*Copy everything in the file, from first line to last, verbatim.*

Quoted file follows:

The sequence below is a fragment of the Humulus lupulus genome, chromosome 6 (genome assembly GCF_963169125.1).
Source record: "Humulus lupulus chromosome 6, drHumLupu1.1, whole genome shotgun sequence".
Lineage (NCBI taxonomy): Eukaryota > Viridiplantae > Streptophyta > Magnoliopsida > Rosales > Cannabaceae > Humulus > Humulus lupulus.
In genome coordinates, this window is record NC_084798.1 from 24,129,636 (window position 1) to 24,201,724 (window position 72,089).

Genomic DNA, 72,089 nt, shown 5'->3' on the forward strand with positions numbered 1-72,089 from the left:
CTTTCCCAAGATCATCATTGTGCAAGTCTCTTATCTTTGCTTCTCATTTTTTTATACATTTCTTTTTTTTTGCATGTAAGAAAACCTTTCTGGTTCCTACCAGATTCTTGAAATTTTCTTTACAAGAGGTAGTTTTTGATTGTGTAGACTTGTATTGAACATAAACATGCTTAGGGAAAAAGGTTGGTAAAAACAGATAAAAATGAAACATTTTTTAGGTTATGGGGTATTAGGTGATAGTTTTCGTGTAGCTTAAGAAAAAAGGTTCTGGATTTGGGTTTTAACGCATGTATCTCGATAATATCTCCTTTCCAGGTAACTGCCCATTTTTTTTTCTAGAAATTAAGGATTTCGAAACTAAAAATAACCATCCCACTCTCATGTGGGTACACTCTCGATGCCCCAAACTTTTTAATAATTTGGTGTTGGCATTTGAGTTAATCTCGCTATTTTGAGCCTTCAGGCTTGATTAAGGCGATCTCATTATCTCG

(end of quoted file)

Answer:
The sequence below is a fragment of the Humulus lupulus genome, chromosome 6 (genome assembly GCF_963169125.1).
Source record: "Humulus lupulus chromosome 6, drHumLupu1.1, whole genome shotgun sequence".
Lineage (NCBI taxonomy): Eukaryota > Viridiplantae > Streptophyta > Magnoliopsida > Rosales > Cannabaceae > Humulus > Humulus lupulus.
In genome coordinates, this window is record NC_084798.1 from 24,129,636 (window position 1) to 24,201,724 (window position 72,089).

Genomic DNA, 72,089 nt, shown 5'->3' on the forward strand with positions numbered 1-72,089 from the left:
CTTTCCCAAGATCATCATTGTGCAAGTCTCTTATCTTTGCTTCTCATTTTTTTATACATTTCTTTTTTTTTGCATGTAAGAAAACCTTTCTGGTTCCTACCAGATTCTTGAAATTTTCTTTACAAGAGGTAGTTTTTGATTGTGTAGACTTGTATTGAACATAAACATGCTTAGGGAAAAAGGTTGGTAAAAACAGATAAAAATGAAACATTTTTTAGGTTATGGGGTATTAGGTGATAGTTTTCGTGTAGCTTAAGAAAAAAGGTTCTGGATTTGGGTTTTAACGCATGTATCTCGATAATATCTCCTTTCCAGGTAACTGCCCATTTTTTTTTCTAGAAATTAAGGATTTCGAAACTAAAAATAACCATCCCACTCTCATGTGGGTACACTCTCGATGCCCCAAACTTTTTAATAATTTGGTGTTGGCATTTGAGTTAATCTCGCTATTTTGAGCCTTCAGGCTTGATTAAGGCGATCTCATTATCTCG